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A Note From The Dean

A tree sprouts red blossoms

Dear WVU Extension community,

Gardening is often a rite of passage for many – a skill passed down from generation to generation. As a native West Virginian (my grandparents were original homesteaders in Arthurdale), gardening is very much a part of my heritage. Growing up, there were always contests for the best gardens and canned goods.

Today, my passion for gardening continues. During the summer and early fall, you’ll often find me canning a host of garden bounty, including a variety of my homemade pasta sauces (my family’s Italian!), pickles and jams. Not only does my family get to enjoy the fruits of my labor, but I enjoy sharing these items with neighbors, friends and others. I enjoy canning everything from bread and butter pickles to my Dad’s recipe for crispy hot peppers. His recipe remained a closely guarded secret until his later years. We have a sneaking suspicion his secret ingredient was sipped rather than added to the peppers. I still use Grammy Day’s applesauce recipe using cinnamon candy hearts to give it flavoring and its distinctive pink coloring.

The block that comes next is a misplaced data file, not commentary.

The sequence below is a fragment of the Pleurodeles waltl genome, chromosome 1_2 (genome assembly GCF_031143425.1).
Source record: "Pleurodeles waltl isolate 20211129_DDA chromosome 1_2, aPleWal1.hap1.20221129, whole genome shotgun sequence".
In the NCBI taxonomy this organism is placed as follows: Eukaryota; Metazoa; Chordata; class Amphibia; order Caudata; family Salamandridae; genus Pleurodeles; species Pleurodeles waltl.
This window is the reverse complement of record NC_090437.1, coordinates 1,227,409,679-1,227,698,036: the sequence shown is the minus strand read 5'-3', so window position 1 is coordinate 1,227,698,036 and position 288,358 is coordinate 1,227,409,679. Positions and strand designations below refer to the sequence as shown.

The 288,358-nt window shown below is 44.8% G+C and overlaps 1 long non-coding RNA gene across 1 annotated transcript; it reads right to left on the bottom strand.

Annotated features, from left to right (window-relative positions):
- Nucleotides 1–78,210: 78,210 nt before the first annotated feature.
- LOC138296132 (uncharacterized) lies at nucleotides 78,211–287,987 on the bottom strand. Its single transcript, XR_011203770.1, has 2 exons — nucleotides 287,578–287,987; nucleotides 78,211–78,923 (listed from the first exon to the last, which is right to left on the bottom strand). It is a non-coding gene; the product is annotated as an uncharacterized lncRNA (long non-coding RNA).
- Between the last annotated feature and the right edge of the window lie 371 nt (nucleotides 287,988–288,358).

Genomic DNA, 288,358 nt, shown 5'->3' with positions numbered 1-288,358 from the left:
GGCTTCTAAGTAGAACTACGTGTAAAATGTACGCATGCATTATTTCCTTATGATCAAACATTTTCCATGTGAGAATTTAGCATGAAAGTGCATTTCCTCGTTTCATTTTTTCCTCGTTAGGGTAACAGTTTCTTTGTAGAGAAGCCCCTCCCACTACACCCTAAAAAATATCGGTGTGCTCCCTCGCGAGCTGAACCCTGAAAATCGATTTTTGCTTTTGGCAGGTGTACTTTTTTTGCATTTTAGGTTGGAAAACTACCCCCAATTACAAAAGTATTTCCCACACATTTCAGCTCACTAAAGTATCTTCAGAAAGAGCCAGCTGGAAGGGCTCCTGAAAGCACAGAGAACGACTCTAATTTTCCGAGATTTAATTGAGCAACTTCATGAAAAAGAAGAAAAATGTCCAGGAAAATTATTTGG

Heritage is deeply woven into the fabric of our state. To celebrate that heritage, we showcase true West Virginia heritage fruits and vegetables in this edition of the garden calendar. You’ll also learn about seed saving, tending to your soil and other tips to build a beautiful garden.

We hope you enjoy this year’s calendar, appropriately titled, “Rooted in Our Heritage.” Best wishes for a bountiful 2020!


Sue Day-Perroots, Ed.D., Dean (Interim)
WVU Extension